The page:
Release Date: March 27, 2019
BUFFALO, N.Y. — University at Buffalo researcher Shenqiang Ren has been awarded a $1,875,000 U.S. Department of Energy (DOE) grant to develop a new, inexpensive insulating material that could be used in homebuilding, space travel and other areas.
The grant, awarded by DOE’s Office of Energy Efficiency and Renewable Energy (EERE), is one of 19 projects announced last month by the agency.
“This $1.8 million federal funding grant from the Department of Energy will be critical in assisting with research on this innovative and exciting new material. It’s a great example of how federal investment can play a role in the development of potentially groundbreaking technologies that benefit all corners of society. This grant also continues to recognize and reinforce UB’s standing as a leading research institute,” said Congressman Brian Higgins.
The awards are intended to “drive innovation in early-stage research and development for advanced building technologies and systems that will serve as a foundation for future technological developments and reductions in building energy consumption. These technologies will improve the efficiency of our nation’s buildings and will help American consumers and businesses save energy and money on their utility bills,” according to a DOE news release.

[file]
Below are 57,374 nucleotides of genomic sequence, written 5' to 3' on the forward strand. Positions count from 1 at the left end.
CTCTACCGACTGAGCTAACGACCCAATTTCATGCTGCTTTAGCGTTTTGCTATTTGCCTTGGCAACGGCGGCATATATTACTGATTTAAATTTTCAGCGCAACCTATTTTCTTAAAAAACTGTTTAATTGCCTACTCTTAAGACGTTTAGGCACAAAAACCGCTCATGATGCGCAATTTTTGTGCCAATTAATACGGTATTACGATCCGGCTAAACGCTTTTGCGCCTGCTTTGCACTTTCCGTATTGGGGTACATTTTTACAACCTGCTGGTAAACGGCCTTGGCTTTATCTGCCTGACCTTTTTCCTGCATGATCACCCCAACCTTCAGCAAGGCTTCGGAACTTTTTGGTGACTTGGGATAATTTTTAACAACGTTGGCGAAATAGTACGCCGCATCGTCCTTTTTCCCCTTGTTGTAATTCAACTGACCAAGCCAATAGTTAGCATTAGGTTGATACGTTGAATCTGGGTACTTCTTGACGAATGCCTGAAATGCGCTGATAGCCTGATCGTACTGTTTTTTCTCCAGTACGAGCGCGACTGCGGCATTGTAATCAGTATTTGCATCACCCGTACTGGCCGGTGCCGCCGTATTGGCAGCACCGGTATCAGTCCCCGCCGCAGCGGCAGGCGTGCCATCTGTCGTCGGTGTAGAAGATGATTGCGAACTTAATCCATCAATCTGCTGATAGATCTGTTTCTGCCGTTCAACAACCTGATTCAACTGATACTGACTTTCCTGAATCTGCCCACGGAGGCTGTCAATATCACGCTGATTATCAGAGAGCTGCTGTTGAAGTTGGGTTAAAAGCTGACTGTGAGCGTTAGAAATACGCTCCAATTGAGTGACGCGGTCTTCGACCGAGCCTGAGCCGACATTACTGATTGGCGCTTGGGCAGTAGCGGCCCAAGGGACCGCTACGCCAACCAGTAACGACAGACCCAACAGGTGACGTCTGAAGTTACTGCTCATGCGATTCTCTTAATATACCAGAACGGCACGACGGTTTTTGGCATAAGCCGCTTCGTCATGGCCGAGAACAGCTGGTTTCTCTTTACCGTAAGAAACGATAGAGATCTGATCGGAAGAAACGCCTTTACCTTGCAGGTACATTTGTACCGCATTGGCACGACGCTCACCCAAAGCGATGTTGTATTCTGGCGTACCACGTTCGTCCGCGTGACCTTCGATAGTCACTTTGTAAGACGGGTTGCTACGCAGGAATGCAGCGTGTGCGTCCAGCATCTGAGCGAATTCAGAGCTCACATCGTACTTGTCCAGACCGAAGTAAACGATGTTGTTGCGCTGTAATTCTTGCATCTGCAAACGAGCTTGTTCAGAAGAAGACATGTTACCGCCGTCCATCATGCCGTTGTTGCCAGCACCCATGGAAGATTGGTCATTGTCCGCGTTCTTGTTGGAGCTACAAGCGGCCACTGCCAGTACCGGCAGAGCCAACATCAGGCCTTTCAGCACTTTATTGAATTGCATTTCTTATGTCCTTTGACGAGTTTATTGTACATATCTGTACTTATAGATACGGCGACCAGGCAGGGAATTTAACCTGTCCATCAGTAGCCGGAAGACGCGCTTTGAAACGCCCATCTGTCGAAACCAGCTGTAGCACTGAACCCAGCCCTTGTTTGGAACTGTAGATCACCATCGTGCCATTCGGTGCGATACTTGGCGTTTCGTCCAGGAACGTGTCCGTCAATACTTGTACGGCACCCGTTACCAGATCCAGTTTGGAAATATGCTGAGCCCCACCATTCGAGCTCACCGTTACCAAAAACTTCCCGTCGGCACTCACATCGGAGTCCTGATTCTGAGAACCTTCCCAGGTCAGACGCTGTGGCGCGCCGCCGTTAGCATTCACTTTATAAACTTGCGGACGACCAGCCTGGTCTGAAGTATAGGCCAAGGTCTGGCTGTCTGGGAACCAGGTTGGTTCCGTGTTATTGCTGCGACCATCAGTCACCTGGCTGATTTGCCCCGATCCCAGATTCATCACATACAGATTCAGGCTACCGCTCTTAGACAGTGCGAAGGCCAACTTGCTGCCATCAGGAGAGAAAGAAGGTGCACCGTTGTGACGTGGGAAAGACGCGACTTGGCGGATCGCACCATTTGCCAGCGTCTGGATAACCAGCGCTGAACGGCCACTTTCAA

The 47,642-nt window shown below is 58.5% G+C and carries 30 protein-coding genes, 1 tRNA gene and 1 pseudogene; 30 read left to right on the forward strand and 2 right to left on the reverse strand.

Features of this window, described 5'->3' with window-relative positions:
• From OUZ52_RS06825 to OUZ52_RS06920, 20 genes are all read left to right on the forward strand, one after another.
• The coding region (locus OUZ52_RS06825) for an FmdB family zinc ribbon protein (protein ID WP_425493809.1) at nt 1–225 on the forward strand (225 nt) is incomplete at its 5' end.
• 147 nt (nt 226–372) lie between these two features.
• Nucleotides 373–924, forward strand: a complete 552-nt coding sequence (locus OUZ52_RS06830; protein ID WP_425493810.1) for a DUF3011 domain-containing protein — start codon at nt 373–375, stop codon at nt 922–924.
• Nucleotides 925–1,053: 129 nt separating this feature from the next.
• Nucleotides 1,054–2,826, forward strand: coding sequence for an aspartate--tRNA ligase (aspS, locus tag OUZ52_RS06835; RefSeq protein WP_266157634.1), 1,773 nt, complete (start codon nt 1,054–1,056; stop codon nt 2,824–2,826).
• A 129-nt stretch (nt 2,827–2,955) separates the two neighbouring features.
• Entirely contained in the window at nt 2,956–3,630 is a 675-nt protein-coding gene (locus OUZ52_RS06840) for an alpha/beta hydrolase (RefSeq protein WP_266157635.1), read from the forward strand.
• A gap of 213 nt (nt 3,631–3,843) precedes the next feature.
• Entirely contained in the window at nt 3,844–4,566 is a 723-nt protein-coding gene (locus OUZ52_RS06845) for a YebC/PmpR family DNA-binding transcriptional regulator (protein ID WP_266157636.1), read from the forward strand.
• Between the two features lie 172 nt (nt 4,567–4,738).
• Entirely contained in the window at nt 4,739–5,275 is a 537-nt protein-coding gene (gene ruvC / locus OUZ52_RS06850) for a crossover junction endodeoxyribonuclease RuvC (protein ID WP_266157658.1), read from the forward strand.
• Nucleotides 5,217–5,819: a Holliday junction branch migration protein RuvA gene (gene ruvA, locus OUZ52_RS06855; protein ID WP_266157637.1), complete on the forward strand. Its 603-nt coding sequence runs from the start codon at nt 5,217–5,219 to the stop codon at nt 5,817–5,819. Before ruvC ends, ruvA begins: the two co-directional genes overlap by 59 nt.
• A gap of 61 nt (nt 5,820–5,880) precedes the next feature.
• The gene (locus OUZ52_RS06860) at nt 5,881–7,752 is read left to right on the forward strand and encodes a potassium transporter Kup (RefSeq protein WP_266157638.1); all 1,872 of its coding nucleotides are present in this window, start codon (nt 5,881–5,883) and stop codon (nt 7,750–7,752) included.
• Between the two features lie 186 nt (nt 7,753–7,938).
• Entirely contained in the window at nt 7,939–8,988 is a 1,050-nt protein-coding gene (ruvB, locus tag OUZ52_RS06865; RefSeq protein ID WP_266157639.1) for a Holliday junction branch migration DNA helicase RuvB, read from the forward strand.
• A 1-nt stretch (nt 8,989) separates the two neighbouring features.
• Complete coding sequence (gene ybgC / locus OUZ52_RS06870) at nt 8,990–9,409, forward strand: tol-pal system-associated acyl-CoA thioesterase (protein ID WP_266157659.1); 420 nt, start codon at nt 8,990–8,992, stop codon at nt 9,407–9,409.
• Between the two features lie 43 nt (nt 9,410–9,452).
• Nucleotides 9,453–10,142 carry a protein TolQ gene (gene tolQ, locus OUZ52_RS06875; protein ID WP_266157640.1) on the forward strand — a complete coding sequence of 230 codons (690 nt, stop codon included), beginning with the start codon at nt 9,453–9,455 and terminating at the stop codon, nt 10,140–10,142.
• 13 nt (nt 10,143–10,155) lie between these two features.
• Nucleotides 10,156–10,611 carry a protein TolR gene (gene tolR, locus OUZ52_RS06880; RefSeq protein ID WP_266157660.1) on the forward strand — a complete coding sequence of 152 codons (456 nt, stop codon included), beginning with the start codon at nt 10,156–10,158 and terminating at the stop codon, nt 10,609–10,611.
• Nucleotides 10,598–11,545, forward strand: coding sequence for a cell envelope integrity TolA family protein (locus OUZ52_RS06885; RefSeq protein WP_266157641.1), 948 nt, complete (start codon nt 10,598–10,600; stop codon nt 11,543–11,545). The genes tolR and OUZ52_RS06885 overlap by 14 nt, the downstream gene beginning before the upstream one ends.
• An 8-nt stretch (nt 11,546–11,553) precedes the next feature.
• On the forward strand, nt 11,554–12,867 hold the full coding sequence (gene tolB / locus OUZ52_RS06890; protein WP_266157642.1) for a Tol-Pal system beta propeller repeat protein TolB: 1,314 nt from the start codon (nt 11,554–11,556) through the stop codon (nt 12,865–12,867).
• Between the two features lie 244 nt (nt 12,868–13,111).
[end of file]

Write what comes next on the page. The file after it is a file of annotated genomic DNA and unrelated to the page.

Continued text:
“Technological innovations enable energy-efficiency advances in the buildings sector, providing a tremendous opportunity to reduce energy waste and costs — boosting the competitiveness of U.S. companies and easing energy bills for American families,” said David Nemtzow, director of DOE’s Building Technologies Office.
Ren, PhD, is a professor in the Department of Mechanical and Aerospace Engineering in the School of Engineering and Applied Science and UB’s RENEW Institute.
He will lead a research team that includes:
The team will use the award to reduce the cost of producing silica aerogel, a synthetic gel with low thermal conductivity. Having low thermal conductivity makes it an effective insulator.
“Anywhere you have insulation, from houses and space vehicles to pipelines and clothing, there is potential for aerogels to improve performance,” Ren said. “The drawback is that’s it often too expensive for large-scale adoption.”
For most aerogels, there is a long and expensive supercritical drying process. Ren and colleagues are developing a different, ambient-pressure drying approach. It’s simpler, quicker, less expensive and more eco-friendly because water is the main solvent instead of toxic chemicals, Ren said.